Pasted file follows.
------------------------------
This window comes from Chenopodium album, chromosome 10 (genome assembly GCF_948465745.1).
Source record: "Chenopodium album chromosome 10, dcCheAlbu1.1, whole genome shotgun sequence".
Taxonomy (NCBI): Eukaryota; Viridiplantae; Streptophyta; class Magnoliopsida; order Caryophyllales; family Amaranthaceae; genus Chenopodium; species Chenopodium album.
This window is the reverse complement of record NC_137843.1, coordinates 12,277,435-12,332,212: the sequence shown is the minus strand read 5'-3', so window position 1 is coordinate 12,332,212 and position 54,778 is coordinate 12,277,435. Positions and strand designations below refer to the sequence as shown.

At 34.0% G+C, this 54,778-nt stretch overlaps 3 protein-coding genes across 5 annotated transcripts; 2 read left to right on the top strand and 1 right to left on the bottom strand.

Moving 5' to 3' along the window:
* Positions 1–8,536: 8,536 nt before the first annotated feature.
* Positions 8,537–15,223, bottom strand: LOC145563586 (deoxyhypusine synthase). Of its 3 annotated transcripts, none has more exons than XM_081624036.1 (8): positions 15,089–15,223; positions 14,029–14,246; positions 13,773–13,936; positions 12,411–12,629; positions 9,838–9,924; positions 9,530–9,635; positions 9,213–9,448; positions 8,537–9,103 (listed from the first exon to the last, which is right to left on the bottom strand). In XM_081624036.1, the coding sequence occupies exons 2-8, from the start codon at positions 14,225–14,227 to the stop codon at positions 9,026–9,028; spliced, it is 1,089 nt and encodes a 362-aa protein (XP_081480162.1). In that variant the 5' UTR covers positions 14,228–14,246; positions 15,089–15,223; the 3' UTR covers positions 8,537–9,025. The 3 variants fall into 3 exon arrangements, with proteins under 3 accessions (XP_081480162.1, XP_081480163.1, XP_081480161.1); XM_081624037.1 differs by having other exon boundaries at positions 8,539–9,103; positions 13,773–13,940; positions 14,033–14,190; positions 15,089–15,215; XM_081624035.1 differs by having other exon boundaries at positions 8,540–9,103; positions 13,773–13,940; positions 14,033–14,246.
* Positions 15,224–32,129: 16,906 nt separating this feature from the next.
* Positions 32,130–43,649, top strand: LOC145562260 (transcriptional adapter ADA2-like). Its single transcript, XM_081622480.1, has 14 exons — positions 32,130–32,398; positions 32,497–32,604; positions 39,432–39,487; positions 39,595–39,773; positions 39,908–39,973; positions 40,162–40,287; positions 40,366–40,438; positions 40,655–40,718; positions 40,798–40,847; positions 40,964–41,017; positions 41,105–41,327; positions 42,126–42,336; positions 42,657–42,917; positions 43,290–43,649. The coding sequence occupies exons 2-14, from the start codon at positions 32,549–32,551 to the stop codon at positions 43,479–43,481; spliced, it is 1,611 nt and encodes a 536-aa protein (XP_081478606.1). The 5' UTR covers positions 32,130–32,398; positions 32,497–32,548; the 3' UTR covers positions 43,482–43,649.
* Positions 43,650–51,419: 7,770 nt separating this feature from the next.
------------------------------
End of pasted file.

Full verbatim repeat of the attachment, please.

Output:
This window comes from Chenopodium album, chromosome 10 (genome assembly GCF_948465745.1).
Source record: "Chenopodium album chromosome 10, dcCheAlbu1.1, whole genome shotgun sequence".
Taxonomy (NCBI): Eukaryota; Viridiplantae; Streptophyta; class Magnoliopsida; order Caryophyllales; family Amaranthaceae; genus Chenopodium; species Chenopodium album.
This window is the reverse complement of record NC_137843.1, coordinates 12,277,435-12,332,212: the sequence shown is the minus strand read 5'-3', so window position 1 is coordinate 12,332,212 and position 54,778 is coordinate 12,277,435. Positions and strand designations below refer to the sequence as shown.

At 34.0% G+C, this 54,778-nt stretch overlaps 3 protein-coding genes across 5 annotated transcripts; 2 read left to right on the top strand and 1 right to left on the bottom strand.

Moving 5' to 3' along the window:
* Positions 1–8,536: 8,536 nt before the first annotated feature.
* Positions 8,537–15,223, bottom strand: LOC145563586 (deoxyhypusine synthase). Of its 3 annotated transcripts, none has more exons than XM_081624036.1 (8): positions 15,089–15,223; positions 14,029–14,246; positions 13,773–13,936; positions 12,411–12,629; positions 9,838–9,924; positions 9,530–9,635; positions 9,213–9,448; positions 8,537–9,103 (listed from the first exon to the last, which is right to left on the bottom strand). In XM_081624036.1, the coding sequence occupies exons 2-8, from the start codon at positions 14,225–14,227 to the stop codon at positions 9,026–9,028; spliced, it is 1,089 nt and encodes a 362-aa protein (XP_081480162.1). In that variant the 5' UTR covers positions 14,228–14,246; positions 15,089–15,223; the 3' UTR covers positions 8,537–9,025. The 3 variants fall into 3 exon arrangements, with proteins under 3 accessions (XP_081480162.1, XP_081480163.1, XP_081480161.1); XM_081624037.1 differs by having other exon boundaries at positions 8,539–9,103; positions 13,773–13,940; positions 14,033–14,190; positions 15,089–15,215; XM_081624035.1 differs by having other exon boundaries at positions 8,540–9,103; positions 13,773–13,940; positions 14,033–14,246.
* Positions 15,224–32,129: 16,906 nt separating this feature from the next.
* Positions 32,130–43,649, top strand: LOC145562260 (transcriptional adapter ADA2-like). Its single transcript, XM_081622480.1, has 14 exons — positions 32,130–32,398; positions 32,497–32,604; positions 39,432–39,487; positions 39,595–39,773; positions 39,908–39,973; positions 40,162–40,287; positions 40,366–40,438; positions 40,655–40,718; positions 40,798–40,847; positions 40,964–41,017; positions 41,105–41,327; positions 42,126–42,336; positions 42,657–42,917; positions 43,290–43,649. The coding sequence occupies exons 2-14, from the start codon at positions 32,549–32,551 to the stop codon at positions 43,479–43,481; spliced, it is 1,611 nt and encodes a 536-aa protein (XP_081478606.1). The 5' UTR covers positions 32,130–32,398; positions 32,497–32,548; the 3' UTR covers positions 43,482–43,649.
* Positions 43,650–51,419: 7,770 nt separating this feature from the next.